The stock that is left at the end of the year must have been bought at different points in time. For example, while you might have bought 20 pieces in January, you might have bought another 20 around June, 30 in August, and so on. There is a great possibility that the prices of all these would have been different during different months. Therefore, how do you calculate the overall amount associated with the leftover stock at a common rate?
These situations can leave you in a dilemma and impact the calculation of your gross profits, which is why you need to know about inventory valuation methods.
Objectives of Inventory Valuation
Inventory consists of goods that are meant for sale (unsold goods). In manufacturing units, it also includes raw materials, semi or unfinished goods, and finished goods. Inventory valuation is generally done at the end of the financial year to calculate the cost of sold and unsold goods. This is a crucial activity as the shortage or excess of inventory can affect the product, profitability, or success of a business.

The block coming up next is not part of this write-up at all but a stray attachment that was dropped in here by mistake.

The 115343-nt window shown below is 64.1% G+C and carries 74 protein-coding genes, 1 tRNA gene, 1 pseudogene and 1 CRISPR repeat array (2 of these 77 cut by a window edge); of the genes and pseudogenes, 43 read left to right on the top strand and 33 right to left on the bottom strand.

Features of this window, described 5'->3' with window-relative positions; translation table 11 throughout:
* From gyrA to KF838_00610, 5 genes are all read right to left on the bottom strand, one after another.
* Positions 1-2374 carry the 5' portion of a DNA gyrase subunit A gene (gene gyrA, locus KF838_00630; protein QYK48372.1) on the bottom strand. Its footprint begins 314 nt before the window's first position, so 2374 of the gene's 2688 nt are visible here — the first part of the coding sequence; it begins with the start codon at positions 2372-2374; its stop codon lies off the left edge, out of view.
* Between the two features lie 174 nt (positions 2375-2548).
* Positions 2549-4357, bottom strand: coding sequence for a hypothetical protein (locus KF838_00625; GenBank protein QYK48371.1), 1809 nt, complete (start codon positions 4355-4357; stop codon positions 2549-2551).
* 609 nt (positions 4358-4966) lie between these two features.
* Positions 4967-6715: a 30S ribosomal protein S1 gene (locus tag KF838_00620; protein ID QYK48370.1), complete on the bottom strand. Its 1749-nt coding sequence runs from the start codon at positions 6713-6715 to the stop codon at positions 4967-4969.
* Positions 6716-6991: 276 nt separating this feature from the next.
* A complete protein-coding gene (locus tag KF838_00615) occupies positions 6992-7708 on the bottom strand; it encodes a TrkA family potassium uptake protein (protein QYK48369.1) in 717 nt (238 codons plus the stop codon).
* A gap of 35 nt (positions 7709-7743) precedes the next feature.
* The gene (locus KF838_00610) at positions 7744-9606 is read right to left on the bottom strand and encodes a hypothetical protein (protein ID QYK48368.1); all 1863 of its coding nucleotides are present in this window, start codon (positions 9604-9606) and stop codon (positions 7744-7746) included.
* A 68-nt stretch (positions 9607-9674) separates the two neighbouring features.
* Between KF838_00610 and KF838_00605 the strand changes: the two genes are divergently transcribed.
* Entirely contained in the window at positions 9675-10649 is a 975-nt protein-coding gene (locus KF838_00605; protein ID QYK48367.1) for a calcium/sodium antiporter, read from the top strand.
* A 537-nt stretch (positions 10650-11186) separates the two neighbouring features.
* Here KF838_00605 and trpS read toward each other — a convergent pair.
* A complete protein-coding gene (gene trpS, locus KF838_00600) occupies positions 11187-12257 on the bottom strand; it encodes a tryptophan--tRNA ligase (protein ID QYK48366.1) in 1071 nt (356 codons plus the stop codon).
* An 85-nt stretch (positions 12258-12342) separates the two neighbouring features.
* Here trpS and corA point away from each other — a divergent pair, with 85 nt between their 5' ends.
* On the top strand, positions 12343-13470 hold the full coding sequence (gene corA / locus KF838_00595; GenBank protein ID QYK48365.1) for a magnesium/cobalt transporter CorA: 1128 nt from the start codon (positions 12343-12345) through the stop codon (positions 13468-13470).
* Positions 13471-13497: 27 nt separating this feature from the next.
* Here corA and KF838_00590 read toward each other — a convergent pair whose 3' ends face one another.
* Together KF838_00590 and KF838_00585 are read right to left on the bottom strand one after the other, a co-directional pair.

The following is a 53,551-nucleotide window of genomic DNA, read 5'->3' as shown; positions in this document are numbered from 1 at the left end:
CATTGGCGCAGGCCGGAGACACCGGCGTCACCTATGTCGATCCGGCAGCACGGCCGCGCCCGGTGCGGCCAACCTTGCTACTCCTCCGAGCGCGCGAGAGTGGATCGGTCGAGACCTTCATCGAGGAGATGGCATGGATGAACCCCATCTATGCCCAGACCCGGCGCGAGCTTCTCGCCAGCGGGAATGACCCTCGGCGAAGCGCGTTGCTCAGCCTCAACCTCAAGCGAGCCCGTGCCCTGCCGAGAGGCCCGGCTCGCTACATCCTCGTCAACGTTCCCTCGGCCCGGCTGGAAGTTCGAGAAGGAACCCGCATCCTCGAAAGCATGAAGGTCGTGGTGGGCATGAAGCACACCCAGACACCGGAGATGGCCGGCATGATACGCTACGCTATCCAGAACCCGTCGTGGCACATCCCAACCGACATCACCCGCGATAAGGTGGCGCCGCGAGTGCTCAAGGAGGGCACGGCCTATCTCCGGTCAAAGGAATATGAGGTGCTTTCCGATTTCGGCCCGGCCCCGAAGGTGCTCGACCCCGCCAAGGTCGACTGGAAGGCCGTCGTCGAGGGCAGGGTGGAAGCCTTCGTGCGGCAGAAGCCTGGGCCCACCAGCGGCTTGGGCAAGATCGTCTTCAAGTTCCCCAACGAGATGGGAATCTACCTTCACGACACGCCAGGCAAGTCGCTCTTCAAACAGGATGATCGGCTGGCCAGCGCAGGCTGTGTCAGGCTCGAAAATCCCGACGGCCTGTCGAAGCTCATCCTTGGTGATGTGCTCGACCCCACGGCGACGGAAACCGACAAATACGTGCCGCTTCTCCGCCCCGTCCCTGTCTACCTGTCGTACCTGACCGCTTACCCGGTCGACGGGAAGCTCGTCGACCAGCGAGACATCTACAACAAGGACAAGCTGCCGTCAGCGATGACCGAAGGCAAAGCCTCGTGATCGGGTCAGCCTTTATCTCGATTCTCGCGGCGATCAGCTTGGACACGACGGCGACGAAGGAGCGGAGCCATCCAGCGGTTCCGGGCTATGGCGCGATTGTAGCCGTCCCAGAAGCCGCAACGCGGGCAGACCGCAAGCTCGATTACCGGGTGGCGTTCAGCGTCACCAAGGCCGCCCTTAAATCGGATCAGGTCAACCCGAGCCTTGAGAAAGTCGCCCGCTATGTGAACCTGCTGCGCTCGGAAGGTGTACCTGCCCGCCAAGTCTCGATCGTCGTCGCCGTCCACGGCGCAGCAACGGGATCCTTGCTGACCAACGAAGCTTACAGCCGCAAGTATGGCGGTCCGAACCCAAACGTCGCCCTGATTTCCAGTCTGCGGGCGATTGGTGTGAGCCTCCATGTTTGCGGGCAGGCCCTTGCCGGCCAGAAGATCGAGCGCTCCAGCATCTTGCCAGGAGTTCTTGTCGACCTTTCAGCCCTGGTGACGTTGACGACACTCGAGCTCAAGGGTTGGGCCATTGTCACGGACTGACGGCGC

Let’s take a look at the objectives of inventory valuation:
Inventory is used to find the gross profit a company has earned during a financial year. Notably, gross profit is the cost of sales more than the cost of goods sold. To determine the gross profit, the value of the sold goods is matched with the revenue earned during the financial year.
Cost of Goods Sold = Opening Stock + Purchases during the year – Closing Stock
Closing stock is termed as a current asset in the balance sheet. The value of closing stock helps ascertain the financial position of the business. Notably, overvaluation or undervaluation can give a false picture of the working capital or overall business position in the balance sheet.
Let us know take a look a the top inventory valuation methods below-
What is First In, First Out – FIFO?